Long-term effectiveness of immersive VR simulations in undergraduate science learning: lessons from a media-comparison study

  • Prajakt Pande Department of People and Technology, Roskilde University, Roskilde, Denmark; and Centre for Virtual Learning Technologies, Roskilde University, Roskilde, Denmark
  • Amalie Thit Department of Science and Environment, Roskilde University, Roskilde, Denmark
  • Anja Elaine Sørensen Department of Science and Environment, Roskilde University, Roskilde, Denmark
  • Biljana Mojsoska Centre for Virtual Learning Technologies, Roskilde University, Roskilde, Denmark; and Department of Science and Environment, Roskilde University, Roskilde, Denmark
  • Morten E. Moeller Centre for Virtual Learning Technologies, Roskilde University, Roskilde, Denmark; and Department of Science and Environment, Roskilde University, Roskilde, Denmark
  • Per Meyer Jepsen Centre for Virtual Learning Technologies, Roskilde University, Roskilde, Denmark; and Department of Science and Environment, Roskilde University, Roskilde, Denmark
Keywords: virtual reality, longitudinal, science education, higher education, educational technology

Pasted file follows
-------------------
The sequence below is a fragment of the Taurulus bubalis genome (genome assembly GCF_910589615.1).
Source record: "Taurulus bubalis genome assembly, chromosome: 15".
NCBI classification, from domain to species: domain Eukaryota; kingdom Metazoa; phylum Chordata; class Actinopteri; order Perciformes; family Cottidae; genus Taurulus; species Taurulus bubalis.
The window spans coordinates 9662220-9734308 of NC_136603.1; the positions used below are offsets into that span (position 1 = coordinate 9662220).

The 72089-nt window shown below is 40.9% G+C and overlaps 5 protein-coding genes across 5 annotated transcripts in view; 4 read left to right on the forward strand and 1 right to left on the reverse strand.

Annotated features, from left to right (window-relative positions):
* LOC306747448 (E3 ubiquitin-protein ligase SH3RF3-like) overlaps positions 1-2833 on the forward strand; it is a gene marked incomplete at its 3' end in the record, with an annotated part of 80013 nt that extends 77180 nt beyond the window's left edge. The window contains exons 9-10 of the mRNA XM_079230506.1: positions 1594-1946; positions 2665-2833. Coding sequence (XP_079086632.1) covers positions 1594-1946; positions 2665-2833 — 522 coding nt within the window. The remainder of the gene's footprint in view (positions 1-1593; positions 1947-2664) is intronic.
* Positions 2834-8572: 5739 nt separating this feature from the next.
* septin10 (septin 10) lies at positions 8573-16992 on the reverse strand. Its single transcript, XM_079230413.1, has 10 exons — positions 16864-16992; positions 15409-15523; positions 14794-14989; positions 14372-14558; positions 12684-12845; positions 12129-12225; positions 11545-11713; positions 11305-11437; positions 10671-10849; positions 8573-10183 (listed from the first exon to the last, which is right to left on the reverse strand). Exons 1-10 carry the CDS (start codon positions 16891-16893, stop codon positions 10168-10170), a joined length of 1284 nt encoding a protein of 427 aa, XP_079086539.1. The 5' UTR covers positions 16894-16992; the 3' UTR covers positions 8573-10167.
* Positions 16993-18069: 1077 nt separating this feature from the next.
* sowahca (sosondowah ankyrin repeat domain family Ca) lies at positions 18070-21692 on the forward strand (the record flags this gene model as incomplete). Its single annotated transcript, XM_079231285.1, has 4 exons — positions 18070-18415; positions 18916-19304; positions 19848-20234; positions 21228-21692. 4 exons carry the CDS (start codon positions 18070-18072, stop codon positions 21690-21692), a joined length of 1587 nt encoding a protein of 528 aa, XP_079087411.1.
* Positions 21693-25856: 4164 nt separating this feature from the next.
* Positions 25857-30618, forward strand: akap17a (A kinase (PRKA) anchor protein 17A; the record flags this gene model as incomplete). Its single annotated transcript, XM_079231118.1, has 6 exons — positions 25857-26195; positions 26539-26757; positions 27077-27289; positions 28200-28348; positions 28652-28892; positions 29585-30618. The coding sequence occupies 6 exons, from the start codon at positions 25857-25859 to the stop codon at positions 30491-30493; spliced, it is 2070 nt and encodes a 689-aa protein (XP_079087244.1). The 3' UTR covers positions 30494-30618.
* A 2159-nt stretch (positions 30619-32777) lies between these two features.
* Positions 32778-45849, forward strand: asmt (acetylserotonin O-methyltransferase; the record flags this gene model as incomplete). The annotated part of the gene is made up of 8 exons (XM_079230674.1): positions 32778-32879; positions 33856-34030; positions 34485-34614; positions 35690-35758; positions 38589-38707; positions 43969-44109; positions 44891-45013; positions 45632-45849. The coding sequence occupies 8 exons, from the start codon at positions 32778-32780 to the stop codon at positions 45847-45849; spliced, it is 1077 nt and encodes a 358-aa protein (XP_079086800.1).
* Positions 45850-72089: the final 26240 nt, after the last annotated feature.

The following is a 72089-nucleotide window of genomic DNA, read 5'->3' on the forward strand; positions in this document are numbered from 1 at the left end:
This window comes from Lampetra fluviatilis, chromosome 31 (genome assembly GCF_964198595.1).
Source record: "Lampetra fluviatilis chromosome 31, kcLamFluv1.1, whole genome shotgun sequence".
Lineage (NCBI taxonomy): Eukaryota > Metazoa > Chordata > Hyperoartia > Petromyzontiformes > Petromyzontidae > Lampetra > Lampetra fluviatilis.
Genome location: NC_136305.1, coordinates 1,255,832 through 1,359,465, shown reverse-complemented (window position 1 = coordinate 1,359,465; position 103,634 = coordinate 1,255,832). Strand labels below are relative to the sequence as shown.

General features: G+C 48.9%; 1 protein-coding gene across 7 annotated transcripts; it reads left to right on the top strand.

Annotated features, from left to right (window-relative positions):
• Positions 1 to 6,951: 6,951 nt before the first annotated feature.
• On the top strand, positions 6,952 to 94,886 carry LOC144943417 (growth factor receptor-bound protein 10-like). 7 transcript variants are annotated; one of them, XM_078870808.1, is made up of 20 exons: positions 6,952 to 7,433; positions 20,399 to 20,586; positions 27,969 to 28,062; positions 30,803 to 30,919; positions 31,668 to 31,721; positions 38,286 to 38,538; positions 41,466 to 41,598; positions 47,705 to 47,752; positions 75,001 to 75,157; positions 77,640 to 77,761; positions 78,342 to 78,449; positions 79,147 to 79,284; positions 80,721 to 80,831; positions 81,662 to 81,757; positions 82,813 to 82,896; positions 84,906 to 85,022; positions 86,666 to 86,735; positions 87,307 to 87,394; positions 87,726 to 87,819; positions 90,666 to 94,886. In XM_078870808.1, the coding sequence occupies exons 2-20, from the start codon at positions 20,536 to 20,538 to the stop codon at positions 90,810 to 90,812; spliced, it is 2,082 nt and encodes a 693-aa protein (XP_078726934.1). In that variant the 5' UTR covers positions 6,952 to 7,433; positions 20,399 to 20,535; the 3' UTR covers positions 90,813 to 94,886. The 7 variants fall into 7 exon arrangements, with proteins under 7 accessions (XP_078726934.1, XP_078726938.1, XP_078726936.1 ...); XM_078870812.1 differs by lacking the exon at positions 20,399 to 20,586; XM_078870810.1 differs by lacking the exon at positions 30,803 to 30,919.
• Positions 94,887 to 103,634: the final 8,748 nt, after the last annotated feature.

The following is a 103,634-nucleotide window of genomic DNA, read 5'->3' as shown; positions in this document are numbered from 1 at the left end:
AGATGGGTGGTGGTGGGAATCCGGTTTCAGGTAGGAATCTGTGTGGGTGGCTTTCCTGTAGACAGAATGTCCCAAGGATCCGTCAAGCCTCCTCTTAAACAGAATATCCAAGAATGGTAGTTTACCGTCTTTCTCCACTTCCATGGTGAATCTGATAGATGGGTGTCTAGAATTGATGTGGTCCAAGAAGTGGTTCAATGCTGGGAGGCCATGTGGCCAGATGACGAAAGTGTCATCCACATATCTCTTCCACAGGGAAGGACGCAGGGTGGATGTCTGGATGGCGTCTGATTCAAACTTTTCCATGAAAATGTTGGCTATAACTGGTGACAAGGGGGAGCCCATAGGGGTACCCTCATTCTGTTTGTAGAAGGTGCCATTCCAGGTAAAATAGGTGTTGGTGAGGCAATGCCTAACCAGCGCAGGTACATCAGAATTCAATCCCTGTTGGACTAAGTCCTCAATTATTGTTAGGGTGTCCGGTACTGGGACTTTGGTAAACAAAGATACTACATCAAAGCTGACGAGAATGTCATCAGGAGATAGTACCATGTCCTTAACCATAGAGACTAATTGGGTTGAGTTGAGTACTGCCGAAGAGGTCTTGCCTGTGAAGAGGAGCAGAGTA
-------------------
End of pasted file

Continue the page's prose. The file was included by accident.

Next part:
Our main goal was to investigate if and how using multiple immersive virtual reality (iVR) simulations and their video playback, in a science course, affects student learning over time. We conducted a longitudinal study, in ecological settings, at an undergraduate field-course on three topics in environmental biology. Twenty-eight undergraduates were randomly assigned to either an iVR-interaction group or a video-viewing group. During the field-course, the iVR group interacted with a head-mounted device-based iVR simulation related to each topic (i.e. total three interventions), while the video group watched a pre-recorded video of the respective simulation on a laptop. Cognitive and affective data were collected through the following checkpoints: a pre-test before the first intervention, one topic-specific post-test immediately after each intervention, a final post-test towards the end of the course, and a longitudinal post-test deployed approximately 2 months after the course. Through a descriptive analysis, it was found that student performance on the knowledge tests increased considerably over time for the iVR group but remained unchanged for the video group. While no within- or between-group differences were noted for intrinsic motivation and self-efficacy measures, students in the iVR group enjoyed all the simulations, and perceived themselves to benefit from those simulations.


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How to Cite
Pande P., Thit A., Sørensen A. E., Mojsoska B., Moeller M. E., & Jepsen P. M. (2021). Long-term effectiveness of immersive VR simulations in undergraduate science learning: lessons from a media-comparison study. Research in Learning Technology, 29. https://doi.org/10.25304/rlt.v29.2482
Original Research Articles